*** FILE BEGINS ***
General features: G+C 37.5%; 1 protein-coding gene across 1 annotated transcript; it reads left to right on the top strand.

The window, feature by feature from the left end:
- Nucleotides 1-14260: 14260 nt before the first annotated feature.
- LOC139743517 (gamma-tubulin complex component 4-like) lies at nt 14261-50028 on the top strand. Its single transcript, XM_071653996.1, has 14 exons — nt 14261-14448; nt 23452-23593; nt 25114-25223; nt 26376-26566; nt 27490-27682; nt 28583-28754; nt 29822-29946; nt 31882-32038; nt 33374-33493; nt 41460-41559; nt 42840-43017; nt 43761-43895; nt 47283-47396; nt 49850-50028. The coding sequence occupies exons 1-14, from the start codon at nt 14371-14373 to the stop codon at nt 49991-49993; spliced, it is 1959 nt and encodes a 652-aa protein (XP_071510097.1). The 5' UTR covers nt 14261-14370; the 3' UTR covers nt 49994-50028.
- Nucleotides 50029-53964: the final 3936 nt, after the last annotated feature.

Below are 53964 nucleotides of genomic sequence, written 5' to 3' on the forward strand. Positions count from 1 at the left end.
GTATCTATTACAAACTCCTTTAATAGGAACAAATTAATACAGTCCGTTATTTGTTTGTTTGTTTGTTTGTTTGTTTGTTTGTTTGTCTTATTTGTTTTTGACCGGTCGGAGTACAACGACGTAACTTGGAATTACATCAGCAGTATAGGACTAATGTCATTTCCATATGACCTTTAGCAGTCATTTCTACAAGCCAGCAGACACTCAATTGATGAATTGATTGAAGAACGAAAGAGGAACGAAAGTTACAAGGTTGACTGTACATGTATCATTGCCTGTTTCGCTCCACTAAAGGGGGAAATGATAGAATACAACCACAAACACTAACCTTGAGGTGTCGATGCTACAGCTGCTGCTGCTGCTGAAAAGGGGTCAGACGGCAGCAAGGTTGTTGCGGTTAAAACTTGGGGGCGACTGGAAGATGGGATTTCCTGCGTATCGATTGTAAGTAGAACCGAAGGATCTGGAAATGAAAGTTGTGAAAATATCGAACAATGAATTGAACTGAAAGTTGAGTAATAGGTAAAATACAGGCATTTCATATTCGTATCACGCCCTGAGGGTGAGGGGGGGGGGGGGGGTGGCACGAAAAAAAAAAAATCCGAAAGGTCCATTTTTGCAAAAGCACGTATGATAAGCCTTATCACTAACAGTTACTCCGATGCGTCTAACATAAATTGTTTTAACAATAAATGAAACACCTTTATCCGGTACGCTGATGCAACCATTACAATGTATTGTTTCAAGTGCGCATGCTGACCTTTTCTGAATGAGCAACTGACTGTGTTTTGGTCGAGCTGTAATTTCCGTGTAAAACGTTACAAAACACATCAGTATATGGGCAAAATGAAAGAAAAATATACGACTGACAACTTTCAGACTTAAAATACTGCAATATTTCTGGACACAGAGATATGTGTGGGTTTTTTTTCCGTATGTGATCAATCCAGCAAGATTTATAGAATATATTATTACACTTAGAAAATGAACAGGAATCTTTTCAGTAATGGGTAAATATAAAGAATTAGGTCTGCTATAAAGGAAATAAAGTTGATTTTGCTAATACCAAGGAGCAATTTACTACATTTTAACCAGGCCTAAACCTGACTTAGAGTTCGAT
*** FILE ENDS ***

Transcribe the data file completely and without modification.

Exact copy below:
General features: G+C 37.5%; 1 protein-coding gene across 1 annotated transcript; it reads left to right on the top strand.

The window, feature by feature from the left end:
- Nucleotides 1-14260: 14260 nt before the first annotated feature.
- LOC139743517 (gamma-tubulin complex component 4-like) lies at nt 14261-50028 on the top strand. Its single transcript, XM_071653996.1, has 14 exons — nt 14261-14448; nt 23452-23593; nt 25114-25223; nt 26376-26566; nt 27490-27682; nt 28583-28754; nt 29822-29946; nt 31882-32038; nt 33374-33493; nt 41460-41559; nt 42840-43017; nt 43761-43895; nt 47283-47396; nt 49850-50028. The coding sequence occupies exons 1-14, from the start codon at nt 14371-14373 to the stop codon at nt 49991-49993; spliced, it is 1959 nt and encodes a 652-aa protein (XP_071510097.1). The 5' UTR covers nt 14261-14370; the 3' UTR covers nt 49994-50028.
- Nucleotides 50029-53964: the final 3936 nt, after the last annotated feature.

Below are 53964 nucleotides of genomic sequence, written 5' to 3' on the forward strand. Positions count from 1 at the left end.
GTATCTATTACAAACTCCTTTAATAGGAACAAATTAATACAGTCCGTTATTTGTTTGTTTGTTTGTTTGTTTGTTTGTTTGTTTGTCTTATTTGTTTTTGACCGGTCGGAGTACAACGACGTAACTTGGAATTACATCAGCAGTATAGGACTAATGTCATTTCCATATGACCTTTAGCAGTCATTTCTACAAGCCAGCAGACACTCAATTGATGAATTGATTGAAGAACGAAAGAGGAACGAAAGTTACAAGGTTGACTGTACATGTATCATTGCCTGTTTCGCTCCACTAAAGGGGGAAATGATAGAATACAACCACAAACACTAACCTTGAGGTGTCGATGCTACAGCTGCTGCTGCTGCTGAAAAGGGGTCAGACGGCAGCAAGGTTGTTGCGGTTAAAACTTGGGGGCGACTGGAAGATGGGATTTCCTGCGTATCGATTGTAAGTAGAACCGAAGGATCTGGAAATGAAAGTTGTGAAAATATCGAACAATGAATTGAACTGAAAGTTGAGTAATAGGTAAAATACAGGCATTTCATATTCGTATCACGCCCTGAGGGTGAGGGGGGGGGGGGGGGTGGCACGAAAAAAAAAAAATCCGAAAGGTCCATTTTTGCAAAAGCACGTATGATAAGCCTTATCACTAACAGTTACTCCGATGCGTCTAACATAAATTGTTTTAACAATAAATGAAACACCTTTATCCGGTACGCTGATGCAACCATTACAATGTATTGTTTCAAGTGCGCATGCTGACCTTTTCTGAATGAGCAACTGACTGTGTTTTGGTCGAGCTGTAATTTCCGTGTAAAACGTTACAAAACACATCAGTATATGGGCAAAATGAAAGAAAAATATACGACTGACAACTTTCAGACTTAAAATACTGCAATATTTCTGGACACAGAGATATGTGTGGGTTTTTTTTCCGTATGTGATCAATCCAGCAAGATTTATAGAATATATTATTACACTTAGAAAATGAACAGGAATCTTTTCAGTAATGGGTAAATATAAAGAATTAGGTCTGCTATAAAGGAAATAAAGTTGATTTTGCTAATACCAAGGAGCAATTTACTACATTTTAACCAGGCCTAAACCTGACTTAGAGTTCGAT